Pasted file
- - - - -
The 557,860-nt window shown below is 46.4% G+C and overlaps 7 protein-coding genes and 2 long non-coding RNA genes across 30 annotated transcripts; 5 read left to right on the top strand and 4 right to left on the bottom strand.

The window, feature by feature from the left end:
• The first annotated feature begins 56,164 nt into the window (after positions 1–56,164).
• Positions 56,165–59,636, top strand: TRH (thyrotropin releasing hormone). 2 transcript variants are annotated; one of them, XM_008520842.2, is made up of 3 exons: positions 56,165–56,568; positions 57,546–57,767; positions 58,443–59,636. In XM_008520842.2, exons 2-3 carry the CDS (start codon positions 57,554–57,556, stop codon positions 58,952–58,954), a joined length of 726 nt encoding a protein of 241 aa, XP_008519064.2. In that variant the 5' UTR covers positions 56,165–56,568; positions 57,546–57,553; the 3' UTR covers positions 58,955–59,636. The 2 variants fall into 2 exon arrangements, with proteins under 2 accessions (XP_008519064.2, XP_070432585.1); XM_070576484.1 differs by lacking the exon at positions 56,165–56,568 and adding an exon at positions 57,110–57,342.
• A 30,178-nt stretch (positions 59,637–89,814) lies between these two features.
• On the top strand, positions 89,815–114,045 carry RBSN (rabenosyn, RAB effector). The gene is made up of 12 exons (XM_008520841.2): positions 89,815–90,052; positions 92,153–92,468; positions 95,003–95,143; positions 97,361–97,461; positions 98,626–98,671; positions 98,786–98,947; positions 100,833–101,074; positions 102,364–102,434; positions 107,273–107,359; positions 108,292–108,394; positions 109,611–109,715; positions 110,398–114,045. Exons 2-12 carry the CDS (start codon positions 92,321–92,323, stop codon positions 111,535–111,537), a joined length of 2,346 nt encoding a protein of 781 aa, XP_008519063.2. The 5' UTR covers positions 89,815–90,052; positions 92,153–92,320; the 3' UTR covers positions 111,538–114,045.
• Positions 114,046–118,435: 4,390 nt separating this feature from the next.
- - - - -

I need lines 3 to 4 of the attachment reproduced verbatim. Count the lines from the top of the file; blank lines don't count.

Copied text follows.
• The first annotated feature begins 56,164 nt into the window (after positions 1–56,164).
• Positions 56,165–59,636, top strand: TRH (thyrotropin releasing hormone). 2 transcript variants are annotated; one of them, XM_008520842.2, is made up of 3 exons: positions 56,165–56,568; positions 57,546–57,767; positions 58,443–59,636. In XM_008520842.2, exons 2-3 carry the CDS (start codon positions 57,554–57,556, stop codon positions 58,952–58,954), a joined length of 726 nt encoding a protein of 241 aa, XP_008519064.2. In that variant the 5' UTR covers positions 56,165–56,568; positions 57,546–57,553; the 3' UTR covers positions 58,955–59,636. The 2 variants fall into 2 exon arrangements, with proteins under 2 accessions (XP_008519064.2, XP_070432585.1); XM_070576484.1 differs by lacking the exon at positions 56,165–56,568 and adding an exon at positions 57,110–57,342.